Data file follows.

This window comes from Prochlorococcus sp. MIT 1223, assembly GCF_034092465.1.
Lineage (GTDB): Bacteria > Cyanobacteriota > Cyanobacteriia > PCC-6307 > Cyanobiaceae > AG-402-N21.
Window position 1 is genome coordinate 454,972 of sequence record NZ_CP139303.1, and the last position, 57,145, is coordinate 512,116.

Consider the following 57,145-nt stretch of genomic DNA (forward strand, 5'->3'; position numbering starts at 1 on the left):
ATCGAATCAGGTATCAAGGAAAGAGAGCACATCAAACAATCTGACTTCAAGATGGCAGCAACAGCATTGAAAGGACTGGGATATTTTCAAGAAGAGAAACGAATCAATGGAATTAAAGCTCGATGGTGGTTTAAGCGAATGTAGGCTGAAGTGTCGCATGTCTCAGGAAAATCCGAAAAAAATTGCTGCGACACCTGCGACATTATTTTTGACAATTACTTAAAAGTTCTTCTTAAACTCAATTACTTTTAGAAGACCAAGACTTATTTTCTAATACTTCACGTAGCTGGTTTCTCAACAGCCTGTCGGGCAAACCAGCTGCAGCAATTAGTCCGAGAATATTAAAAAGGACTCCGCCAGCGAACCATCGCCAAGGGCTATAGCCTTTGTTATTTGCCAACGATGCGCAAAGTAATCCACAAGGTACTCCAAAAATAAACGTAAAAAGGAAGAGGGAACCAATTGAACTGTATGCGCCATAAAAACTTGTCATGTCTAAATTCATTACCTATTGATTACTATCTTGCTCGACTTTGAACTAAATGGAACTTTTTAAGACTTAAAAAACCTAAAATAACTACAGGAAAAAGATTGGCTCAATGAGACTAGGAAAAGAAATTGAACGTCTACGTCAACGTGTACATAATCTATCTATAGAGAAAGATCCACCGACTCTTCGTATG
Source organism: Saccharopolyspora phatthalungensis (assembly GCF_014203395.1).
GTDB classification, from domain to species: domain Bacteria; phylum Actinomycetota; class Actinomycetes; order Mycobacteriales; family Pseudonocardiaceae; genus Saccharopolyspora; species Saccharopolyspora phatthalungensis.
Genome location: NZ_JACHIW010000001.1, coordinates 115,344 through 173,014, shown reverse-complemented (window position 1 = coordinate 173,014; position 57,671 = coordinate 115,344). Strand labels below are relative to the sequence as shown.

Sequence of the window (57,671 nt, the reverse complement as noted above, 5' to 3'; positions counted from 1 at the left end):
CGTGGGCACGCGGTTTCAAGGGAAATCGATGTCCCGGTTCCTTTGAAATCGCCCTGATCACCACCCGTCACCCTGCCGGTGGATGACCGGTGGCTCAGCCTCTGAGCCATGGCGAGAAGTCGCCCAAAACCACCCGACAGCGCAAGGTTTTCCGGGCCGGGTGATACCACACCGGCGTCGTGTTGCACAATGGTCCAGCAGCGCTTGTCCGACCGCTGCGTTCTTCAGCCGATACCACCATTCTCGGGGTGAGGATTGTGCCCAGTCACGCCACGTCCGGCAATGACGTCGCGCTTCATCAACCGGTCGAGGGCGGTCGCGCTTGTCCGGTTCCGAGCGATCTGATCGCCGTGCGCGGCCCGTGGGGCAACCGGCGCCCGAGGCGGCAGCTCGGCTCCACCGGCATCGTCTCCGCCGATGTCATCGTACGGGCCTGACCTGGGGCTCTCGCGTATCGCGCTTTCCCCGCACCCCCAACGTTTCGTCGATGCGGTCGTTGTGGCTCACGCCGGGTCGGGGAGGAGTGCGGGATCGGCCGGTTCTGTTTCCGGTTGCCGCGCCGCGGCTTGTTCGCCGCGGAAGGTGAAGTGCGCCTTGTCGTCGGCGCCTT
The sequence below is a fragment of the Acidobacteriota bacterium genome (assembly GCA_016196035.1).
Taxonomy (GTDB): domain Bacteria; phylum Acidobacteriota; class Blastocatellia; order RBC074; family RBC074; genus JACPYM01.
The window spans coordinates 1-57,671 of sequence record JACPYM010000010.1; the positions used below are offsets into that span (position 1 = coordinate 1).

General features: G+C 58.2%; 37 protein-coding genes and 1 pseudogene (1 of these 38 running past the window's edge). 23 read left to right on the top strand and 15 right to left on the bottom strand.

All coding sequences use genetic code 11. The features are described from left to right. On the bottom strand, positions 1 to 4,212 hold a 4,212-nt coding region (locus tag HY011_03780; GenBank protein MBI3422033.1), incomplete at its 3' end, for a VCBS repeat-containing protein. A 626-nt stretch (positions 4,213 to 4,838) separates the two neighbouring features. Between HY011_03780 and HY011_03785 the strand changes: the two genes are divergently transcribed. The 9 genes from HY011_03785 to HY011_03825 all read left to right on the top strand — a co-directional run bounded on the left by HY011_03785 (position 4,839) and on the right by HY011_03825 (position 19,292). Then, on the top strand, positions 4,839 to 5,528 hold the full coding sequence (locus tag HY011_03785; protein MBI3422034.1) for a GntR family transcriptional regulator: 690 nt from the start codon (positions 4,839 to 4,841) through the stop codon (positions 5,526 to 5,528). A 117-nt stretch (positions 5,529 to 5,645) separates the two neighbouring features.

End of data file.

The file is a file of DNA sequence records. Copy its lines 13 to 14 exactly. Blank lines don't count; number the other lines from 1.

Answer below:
The window spans coordinates 1-57,671 of sequence record JACPYM010000010.1; the positions used below are offsets into that span (position 1 = coordinate 1).

General features: G+C 58.2%; 37 protein-coding genes and 1 pseudogene (1 of these 38 running past the window's edge). 23 read left to right on the top strand and 15 right to left on the bottom strand.